We did not propose Bear Creek, a tributary of the Gila River in New Mexico, as critical habitat because there had been no information to indicate this area was occupied by either species. However, we have since received information to indicate this area is occupied by loach minnow. Due to our tight timeframe for completion of the final rule and associated documents we are not able to consider inclusion of Bear Creek at this time. However, if the critical habitat designation is amended in the future we will consider inclusion of this area at that time.

Corrected Coordinates for Proposed Units of Critical Habitat

Below we provide corrected legal descriptions for the spikedace and loach minnow proposed critical habitat designation. Following the publication of the proposed rule on December 20, 2005, and in part through comments we received during the subsequent comment period, we determined that some of the critical habitat units were incorrectly described. In particular, in Table 2, the column headings for Arizona and New Mexico were inadvertently switched. We have since corrected the descriptions and tables to accurately reflect what we are proposing as critical habitat, and we provide the corrected descriptions for all critical habitat units below. Table 1 below provides a corrected version of Table 2 from the December 20, 2005, proposed rule (70 FR 75546) with approximate distances by major landowner type. Corrected Geographic Information System (GIS) layers are available at http://criticalhabitat.fws.gov/​.

Table 1.—Approximate Critical Habitat in Stream Kilometers and Miles

[7 River Units]

Land ownerNew Mexico km (mi)Arizona km (mi)Total km (mi)
Federal167.71 (269.90)197.99 (318.63)365.7 (588.53)
Tribal0.0 (0.0)33.00 (53.11)33.00 (53.11)
State1.32 (2.12)8.32 (13.39)9.64 (15.51)
County0.0 (0.0)0.0 (0.0)0.0 (0.0)
Private89.73 (144.40)134.44 (216.36)224.17 (360.76)
Total258.75 (416.42)373.75(601.49)632.51 (1017.91)
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No additional mileage was incorporated into the proposed designation through the corrections provided in Table 1. Mileage was reduced by approximately 0.51 mi (0.82 km) for Eagle Creek after correcting for a mapping error in the original proposal. Mileage was additionally modified for East Fork Black River and North Fork East Fork Black River due to a change in our determination of the confluence points of these two streams. Mileage that was previously attributed to North Fork East Fork Black River is now encompassed in the mileage for East Fork Black River. The overall mileage for these two streams remained the same. The majority of the changes correct errors in the Township, Range, and section descriptions provided for each proposed critical habitat unit.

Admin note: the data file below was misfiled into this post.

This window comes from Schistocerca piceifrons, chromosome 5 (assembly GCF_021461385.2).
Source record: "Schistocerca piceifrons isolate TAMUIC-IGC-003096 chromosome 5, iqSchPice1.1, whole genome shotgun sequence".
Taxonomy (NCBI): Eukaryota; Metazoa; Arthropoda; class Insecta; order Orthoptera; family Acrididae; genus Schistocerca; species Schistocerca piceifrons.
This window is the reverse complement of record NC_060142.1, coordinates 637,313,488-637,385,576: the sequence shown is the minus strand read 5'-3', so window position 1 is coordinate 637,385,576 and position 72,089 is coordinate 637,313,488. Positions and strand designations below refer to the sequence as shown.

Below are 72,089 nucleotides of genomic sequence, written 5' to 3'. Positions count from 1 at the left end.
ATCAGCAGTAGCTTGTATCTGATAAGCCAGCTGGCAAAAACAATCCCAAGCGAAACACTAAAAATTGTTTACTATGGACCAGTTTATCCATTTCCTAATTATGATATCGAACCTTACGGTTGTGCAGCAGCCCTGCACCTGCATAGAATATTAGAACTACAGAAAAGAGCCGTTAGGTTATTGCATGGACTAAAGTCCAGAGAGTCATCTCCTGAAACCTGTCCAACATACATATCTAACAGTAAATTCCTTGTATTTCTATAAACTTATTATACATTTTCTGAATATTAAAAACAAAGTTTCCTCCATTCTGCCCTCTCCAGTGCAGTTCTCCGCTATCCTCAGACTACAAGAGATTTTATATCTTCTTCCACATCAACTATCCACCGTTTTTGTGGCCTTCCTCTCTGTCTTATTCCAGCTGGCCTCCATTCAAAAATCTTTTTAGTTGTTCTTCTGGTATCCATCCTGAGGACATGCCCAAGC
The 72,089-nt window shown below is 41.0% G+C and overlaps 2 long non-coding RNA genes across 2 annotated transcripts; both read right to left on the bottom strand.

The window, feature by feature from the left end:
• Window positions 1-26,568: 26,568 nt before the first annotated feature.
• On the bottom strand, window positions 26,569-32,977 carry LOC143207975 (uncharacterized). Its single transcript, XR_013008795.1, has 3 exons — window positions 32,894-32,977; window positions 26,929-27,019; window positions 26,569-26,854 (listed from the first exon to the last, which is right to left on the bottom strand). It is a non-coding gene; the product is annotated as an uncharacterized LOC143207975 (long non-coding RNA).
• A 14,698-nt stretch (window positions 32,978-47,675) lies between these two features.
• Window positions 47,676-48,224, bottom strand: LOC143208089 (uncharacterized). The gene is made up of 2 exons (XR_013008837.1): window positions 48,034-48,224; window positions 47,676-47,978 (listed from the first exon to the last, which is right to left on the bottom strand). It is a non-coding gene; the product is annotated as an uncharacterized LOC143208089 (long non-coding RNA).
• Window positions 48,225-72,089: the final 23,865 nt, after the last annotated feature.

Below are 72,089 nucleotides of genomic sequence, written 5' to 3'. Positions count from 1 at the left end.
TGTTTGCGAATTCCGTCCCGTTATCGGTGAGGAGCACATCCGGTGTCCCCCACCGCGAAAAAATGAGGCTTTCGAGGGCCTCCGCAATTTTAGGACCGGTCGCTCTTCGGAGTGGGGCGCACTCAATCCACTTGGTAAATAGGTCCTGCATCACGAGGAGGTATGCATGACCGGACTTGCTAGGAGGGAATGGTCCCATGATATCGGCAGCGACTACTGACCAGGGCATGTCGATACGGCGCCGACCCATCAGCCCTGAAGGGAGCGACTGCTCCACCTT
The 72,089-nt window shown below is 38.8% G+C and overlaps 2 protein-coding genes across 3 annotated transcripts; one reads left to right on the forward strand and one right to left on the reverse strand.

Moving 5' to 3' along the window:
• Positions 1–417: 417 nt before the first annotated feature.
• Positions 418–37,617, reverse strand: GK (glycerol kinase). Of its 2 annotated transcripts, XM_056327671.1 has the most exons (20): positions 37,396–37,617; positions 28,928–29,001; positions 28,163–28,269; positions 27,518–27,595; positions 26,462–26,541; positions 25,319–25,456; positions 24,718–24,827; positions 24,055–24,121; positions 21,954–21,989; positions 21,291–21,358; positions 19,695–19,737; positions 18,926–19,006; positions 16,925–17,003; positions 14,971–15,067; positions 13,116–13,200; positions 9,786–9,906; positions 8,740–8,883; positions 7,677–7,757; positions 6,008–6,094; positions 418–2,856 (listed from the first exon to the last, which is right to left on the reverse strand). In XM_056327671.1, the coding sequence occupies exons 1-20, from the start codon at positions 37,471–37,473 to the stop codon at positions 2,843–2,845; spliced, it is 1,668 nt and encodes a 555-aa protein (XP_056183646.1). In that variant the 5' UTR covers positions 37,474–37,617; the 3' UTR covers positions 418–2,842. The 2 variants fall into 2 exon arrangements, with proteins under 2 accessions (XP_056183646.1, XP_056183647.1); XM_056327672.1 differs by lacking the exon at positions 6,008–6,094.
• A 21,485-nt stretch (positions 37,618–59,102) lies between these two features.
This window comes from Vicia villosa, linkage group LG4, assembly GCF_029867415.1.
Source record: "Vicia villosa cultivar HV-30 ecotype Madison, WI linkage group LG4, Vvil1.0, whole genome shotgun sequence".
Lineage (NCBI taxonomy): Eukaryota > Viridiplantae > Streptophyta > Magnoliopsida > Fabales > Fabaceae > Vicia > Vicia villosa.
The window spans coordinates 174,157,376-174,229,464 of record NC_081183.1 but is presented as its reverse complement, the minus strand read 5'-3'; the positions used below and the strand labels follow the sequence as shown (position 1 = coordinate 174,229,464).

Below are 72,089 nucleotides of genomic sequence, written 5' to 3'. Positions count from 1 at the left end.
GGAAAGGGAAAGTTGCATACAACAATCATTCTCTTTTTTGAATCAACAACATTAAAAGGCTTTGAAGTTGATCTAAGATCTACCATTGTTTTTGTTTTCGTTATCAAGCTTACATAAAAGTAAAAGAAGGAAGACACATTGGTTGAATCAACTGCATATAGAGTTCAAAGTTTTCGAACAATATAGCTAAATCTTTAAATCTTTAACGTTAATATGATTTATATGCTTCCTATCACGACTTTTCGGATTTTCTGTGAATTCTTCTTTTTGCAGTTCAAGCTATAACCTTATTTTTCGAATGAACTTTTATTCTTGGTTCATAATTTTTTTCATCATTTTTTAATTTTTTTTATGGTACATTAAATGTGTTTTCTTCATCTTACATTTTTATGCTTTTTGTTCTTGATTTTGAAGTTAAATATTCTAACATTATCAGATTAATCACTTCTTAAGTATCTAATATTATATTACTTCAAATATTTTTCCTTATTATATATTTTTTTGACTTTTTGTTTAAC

All legal descriptions for New Mexico and Arizona are based on the Public Lands Survey System (PLSS). Within this system, all coordinates reported for New Mexico are in the New Mexico Principal Meridian (NMPM), while those in Arizona are in the Gila and Salt River Meridian (GSRM). All mileage calculations were performed using GIS.

Required Determinations—Amended

This revised proposed rule affirms the information contained in the December 20, 2005, proposed rule (70 FR 75546) concerning Executive Orders (EO) 13132 and EO 12988; the Paperwork Reduction Act; the National Environmental Policy Act; and the President's memorandum of April 29, 1994, “Government-to-Government Relations with Native American Tribal Governments” (59 FR 22951). Based on the draft economic analysis, we are amending our required determinations, as provided below, concerning EO 12866 and the Regulatory Flexibility Act; EO 13211 and 12630; and the Unfunded Mandates Reform Act.

Regulatory Planning and Review

In accordance with EO 12866, this document is a significant rule because it may raise novel legal and policy issues. However, based on our draft economic analysis, it is not anticipated that the proposed designation of critical habitat for the spikedace and loach minnow would result in an annual effect on the economy of $100 million or more or affect the economy in a material way. Due to the timeline for publication in the Federal Register, the Office of Management and Budget (OMB) has not formally reviewed the proposed rule or accompanying economic analysis.

Further, EO 12866 directs Federal Agencies promulgating regulations to evaluate regulatory alternatives (OMB, Circular A-4, September 17, 2003). Pursuant to Circular A-4, once it has been determined that the Federal regulatory action is appropriate, the agency will need to consider alternative regulatory approaches. Since the determination of critical habitat is a statutory requirement pursuant to the Act, we must then evaluate alternative regulatory approaches, where feasible, when promulgating a designation of critical habitat.

In developing our designations of critical habitat, we consider economic impacts, impacts to national security, and other relevant impacts under section 4(b)(2) of the Act. Based on the discretion allowable under this provision, we may exclude any particular area from the designation of critical habitat, provided that the benefits of such exclusion outweigh the benefits of specifying the area as critical habitat and that such exclusion would not result in the extinction of the species. As such, we believe that the evaluation of the inclusion or exclusion of particular areas, or combination thereof, in a designation constitutes our regulatory alternative analysis.

Regulatory Flexibility Act (5 U.S.C. 601 et seq.)